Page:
In roughly two months, we designed and built a feasible solution that would seed the growth of one of the most powerful web-based data visualization tools out there.
As the core of design at DataPad, I was responsible for initial research, design principles, early concepts, interaction details, and visual design.
I aimed to maintain a balance between flexibility in expressing data (i.e. "expressiveness") and ease of use for both beginners and experts. Our longer vision sought to empower anyone to explore data at the speed of thought.
Before my time
Before I put my hands into the product, the team had a rough prototype built — a "pipeline to the backend" as I recall our CEO, Wes, humbly describing it.
Light Research Into Existing Charting Tools
I started the process with some academic reading, exploration of existing charting tools, and discussions about what's best for DataPad. The most important overarching finding was this:
Many existing visualization tools focus too much on helping users decide what the data should look like versus helping them explore answers to their business or research questions.
As business and research questions become more complex, it becomes more important for tools to automatically make the basic decisions (e.g. what colors should I use to represent different countries? or should I use a line chart or a bar chart?). Of the existing visualization tools I looked at, only a handful came close to addressing this kind of problem: Tableau, Lumira, Platfora, and Microstrategy. In the end, we borrowed from Tableau's visualization principles, but remained consistent with both DataPad's visual design language and existing charting engine.
After initial review of existing tools in the market, I began exploring rough concepts through sketching and visual mocks.
As the product progressed, we discovered new needs like letting users specify whether a token was a dimension (independent variable) or a measure (dependent variable).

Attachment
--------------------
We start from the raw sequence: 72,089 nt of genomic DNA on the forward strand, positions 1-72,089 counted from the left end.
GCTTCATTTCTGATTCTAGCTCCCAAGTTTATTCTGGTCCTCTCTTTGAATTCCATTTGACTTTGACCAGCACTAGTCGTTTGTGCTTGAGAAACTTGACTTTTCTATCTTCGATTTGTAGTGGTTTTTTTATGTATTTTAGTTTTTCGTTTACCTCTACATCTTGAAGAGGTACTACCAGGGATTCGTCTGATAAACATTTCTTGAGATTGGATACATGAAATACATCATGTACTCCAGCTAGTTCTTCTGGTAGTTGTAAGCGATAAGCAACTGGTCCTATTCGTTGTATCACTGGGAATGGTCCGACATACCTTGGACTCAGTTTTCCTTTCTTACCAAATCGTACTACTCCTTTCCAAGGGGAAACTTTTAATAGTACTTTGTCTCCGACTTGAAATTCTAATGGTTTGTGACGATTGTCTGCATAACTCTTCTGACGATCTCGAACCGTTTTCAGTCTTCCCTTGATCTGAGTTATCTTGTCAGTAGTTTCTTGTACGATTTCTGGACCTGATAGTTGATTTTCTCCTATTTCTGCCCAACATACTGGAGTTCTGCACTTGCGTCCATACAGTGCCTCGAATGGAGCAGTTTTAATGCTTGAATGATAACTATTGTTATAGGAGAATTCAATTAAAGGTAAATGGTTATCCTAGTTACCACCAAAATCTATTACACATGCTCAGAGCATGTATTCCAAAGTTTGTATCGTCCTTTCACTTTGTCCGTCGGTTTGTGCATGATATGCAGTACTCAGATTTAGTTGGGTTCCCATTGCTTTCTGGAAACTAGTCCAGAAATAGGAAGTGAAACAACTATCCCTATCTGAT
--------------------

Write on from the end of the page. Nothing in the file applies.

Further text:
Charting a Path to Success
Design had set out to build the foundation for a web-based charting tool expressive enough to visualize data in different ways and explicit enough that results were predictable for both beginner and expert users. While we did not have the opportunity to conduct extensive testing on the tool, the informal sessions we did have with users gave us some insight to how we should have progressed. Some users tried to create certain visualizations that were not yet feasible. To design around these limitations, tooltips for existing and "coming soon" chart types might have helped. Online support or a feature request would help keep track of what types users might need (we used Intercom for this).
The main issues with DataPad's charting tool were associated with its unpredictability. Our charting engine was making some assumptions about how to best represent plotted data. While we were well on our way to making better assumptions and forming a more consistent framework for how data gets plotted, we did not manage to get there in the final cut. If design had continued, one key improvement would have included a tooltip wizard for each chart type (not unlike Tableau's) to guide users in making better visualization decisions.